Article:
Then it happened again. She said, heat this up! Don't order Pizza! They ordered Chinese.

I know comedians embellish but I highly suspect a fair bit of the story was true.
iratus parum formica
 

Offline PlainName

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Re: IoT oven?
« Reply #7 on: October 05, 2022, 03:53:33 pm »
When our old microwave got replaced I missed the feature of being able to program sequences. Typically you'd heat for so many minutes, pause for a minute, heat for some number more. Maybe the first and second sessions would be different powers (can't remember that long ago). Frozen meals came with those sort of instructions and the microwave just had a feature to easily do them (the meals weren't designed for that microwave, just generic heating isntructions).

I don't recall anyone acting superior because we didn't stand there operating the controls in real time!

Seems to me that this air fryer is just an extension of that. The meals could be supplied with instructions printed, and then you program those into the air fryer. Would that be more acceptable? Using a QR code to do that just seems to be keeping up with the times.

The thing that would be dodgy are making the meals and oven dependent on each other (a la juicero). I imagine it could be argued that knowing exactly the oven spec allows better instructions, but everyone else seems to manage with '2.5 mins 900W, 3 mins 800W' so timing isn't that critical. Of course, the oven would need to understand the QR code, but if that was a known format that anyone else could use I think that would be fine. Locked format is just the Gillette and razor blades thing all over again.

 

Online coppice

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Re: IoT oven?
« Reply #8 on: October 05, 2022, 04:31:33 pm »
What I don't get is, why do so many American products only include 2.4 GHz WiFi radios? It's hardly used anymore. The only reason I have a separate 2.4 GHz network is so I can use my damn Roomba and Dyson fans.
That's easy, the ESP8266, ESP32 and similar chipsets only support 2.4GHz.
Not just that. Even if the core chip you buy is dual band, you need additional external parts to enable dual band operation, and 5GHz only products are pretty useless.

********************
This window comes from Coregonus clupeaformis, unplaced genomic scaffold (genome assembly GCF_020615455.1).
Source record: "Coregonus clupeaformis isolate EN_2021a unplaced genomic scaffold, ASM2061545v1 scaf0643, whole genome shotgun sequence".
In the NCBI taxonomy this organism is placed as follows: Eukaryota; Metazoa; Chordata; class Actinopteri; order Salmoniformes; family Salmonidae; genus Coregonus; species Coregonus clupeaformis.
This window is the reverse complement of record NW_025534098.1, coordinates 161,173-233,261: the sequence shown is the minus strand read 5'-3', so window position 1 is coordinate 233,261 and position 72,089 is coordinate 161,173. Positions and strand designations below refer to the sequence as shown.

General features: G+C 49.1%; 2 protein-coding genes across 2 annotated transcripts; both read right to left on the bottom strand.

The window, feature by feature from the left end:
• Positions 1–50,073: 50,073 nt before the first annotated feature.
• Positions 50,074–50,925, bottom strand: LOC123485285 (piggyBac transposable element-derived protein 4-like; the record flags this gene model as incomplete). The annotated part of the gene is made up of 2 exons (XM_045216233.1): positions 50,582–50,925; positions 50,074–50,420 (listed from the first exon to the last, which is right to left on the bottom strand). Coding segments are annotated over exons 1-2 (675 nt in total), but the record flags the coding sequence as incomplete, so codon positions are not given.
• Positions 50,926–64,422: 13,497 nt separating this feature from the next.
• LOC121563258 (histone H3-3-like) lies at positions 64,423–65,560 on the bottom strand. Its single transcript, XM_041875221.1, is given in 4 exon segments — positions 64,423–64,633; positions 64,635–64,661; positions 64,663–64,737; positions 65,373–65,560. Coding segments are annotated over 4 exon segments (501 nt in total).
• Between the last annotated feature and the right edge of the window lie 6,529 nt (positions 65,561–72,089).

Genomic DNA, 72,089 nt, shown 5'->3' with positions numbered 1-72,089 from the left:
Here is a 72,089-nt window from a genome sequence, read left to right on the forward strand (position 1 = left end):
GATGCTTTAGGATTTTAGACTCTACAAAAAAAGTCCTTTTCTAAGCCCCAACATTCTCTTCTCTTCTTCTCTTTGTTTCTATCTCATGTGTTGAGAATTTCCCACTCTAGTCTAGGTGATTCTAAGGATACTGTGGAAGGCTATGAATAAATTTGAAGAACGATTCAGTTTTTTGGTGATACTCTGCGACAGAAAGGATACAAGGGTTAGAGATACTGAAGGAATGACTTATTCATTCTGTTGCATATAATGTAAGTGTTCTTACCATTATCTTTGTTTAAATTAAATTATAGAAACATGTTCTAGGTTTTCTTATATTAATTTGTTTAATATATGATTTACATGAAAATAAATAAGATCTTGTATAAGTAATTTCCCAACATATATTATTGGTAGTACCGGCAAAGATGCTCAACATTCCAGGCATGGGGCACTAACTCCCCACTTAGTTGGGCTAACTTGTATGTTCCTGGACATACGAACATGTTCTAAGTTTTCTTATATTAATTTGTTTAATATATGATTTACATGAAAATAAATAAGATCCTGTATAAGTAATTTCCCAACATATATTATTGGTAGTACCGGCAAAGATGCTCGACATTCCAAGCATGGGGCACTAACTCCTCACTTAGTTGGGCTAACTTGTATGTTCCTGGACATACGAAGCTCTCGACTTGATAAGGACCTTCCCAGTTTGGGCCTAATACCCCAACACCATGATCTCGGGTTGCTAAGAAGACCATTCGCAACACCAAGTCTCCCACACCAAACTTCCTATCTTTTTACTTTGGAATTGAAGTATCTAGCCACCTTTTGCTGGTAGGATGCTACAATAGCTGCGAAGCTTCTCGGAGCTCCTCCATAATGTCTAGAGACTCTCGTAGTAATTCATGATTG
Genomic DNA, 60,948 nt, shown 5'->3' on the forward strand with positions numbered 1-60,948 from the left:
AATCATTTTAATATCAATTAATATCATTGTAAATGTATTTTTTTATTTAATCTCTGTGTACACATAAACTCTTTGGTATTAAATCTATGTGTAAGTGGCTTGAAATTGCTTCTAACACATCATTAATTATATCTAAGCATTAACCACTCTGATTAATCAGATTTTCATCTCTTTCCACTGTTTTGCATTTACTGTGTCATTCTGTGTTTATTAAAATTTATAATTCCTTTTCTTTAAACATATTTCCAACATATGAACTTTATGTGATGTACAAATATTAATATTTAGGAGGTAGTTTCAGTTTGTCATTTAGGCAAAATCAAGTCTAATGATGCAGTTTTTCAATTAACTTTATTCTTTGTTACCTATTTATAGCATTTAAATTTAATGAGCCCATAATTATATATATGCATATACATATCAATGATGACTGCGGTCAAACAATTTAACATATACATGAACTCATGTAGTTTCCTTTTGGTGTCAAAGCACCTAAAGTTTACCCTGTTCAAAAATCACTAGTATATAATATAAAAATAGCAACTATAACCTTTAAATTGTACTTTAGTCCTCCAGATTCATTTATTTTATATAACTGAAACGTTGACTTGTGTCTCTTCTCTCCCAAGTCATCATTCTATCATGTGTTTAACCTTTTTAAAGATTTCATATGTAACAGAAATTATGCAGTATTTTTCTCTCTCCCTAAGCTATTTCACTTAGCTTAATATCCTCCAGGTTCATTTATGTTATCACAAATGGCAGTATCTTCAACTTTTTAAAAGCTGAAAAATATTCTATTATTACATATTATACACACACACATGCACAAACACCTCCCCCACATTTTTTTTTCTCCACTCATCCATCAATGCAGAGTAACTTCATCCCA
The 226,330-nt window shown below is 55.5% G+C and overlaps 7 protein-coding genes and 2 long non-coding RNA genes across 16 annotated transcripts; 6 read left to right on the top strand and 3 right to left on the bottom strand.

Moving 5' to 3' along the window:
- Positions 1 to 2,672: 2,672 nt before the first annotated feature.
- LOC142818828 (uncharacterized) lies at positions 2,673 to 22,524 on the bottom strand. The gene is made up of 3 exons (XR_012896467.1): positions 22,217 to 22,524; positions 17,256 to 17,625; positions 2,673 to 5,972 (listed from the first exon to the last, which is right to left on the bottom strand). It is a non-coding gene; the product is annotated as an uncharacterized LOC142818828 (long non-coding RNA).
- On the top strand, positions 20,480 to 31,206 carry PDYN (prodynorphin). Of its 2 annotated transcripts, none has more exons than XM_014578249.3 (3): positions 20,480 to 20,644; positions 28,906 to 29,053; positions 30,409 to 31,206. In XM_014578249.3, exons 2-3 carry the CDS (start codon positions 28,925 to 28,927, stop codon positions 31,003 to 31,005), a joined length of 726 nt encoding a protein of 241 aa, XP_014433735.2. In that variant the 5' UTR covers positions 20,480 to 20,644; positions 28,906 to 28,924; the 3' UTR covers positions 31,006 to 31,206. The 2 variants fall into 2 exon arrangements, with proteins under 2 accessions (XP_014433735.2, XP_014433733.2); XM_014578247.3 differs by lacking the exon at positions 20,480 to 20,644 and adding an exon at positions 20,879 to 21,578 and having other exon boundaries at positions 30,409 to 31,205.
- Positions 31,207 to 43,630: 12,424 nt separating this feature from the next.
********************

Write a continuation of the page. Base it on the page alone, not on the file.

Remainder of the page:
I've never seen a WiFi access point that didn't support 2.4GHz
I assume you mean a recent product. Its not so many years since most access points were 2.4GHz only, and huge numbers of those are still in use. A lot of dual band access points only have 2.4GHz enabled out of the box, and need extra configuration to get 5GHz working. Most people aren't going to deal with that. Most places I go that offer free wi-fi only seem to have 2.4GHz enabled. I think a lot of these extender gadgets are still made 2.4GHz only, as the poor coverage of 5GHz doesn't make a lot of sense in an extender.
2.4 is ideal for low bandwidth devices because it offers longer range and better penetration through objects than 5GHz and the extra bandwidth that offers is unnecessary.
Agreed. 2.4GHz is lower power too, which is good for anything portable.
 

Online themadhippy

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Re: IoT oven?
« Reply #9 on: October 05, 2022, 04:59:11 pm »
Quote
Using a QR code to do that just seems to be keeping up with the times.
video plus for the microwave,not that for fetched after all
https://en.wikipedia.org/wiki/TrueCookPlus
 

Offline james_s

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Re: IoT oven?
« Reply #10 on: October 05, 2022, 05:12:02 pm »
Quote
Using a QR code to do that just seems to be keeping up with the times.
video plus for the microwave,not that for fetched after all
https://en.wikipedia.org/wiki/TrueCookPlus

It's not a terrible idea on the surface, although I can see how it might be difficult to get it to catch on, which apparently it was.

My grandmother had a VCR that had VCR Plus, it really worked quite well as I recall, although being some 25+ years ago my memory is a bit hazy.
 

Online coppice

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Re: IoT oven?
« Reply #11 on: October 05, 2022, 05:21:23 pm »
What I don't get is, why do so many American products only include 2.4 GHz WiFi radios? It's hardly used anymore. The only reason I have a separate 2.4 GHz network is so I can use my damn Roomba and Dyson fans.
That sounds like its very much based on your own personal cirumstances. In a typical UK brick build home I get some use of 5GHz when I am near a router, but its limited. Most of the time dual band devices are connected by 2.4GHz. When I lived in a steel and concrete tower in HK, 2.4GHz reflected around our apartment pretty well and a single well placed access point covered the whole apartment. 5GHz was absolutely pure line of sight, and of limited value.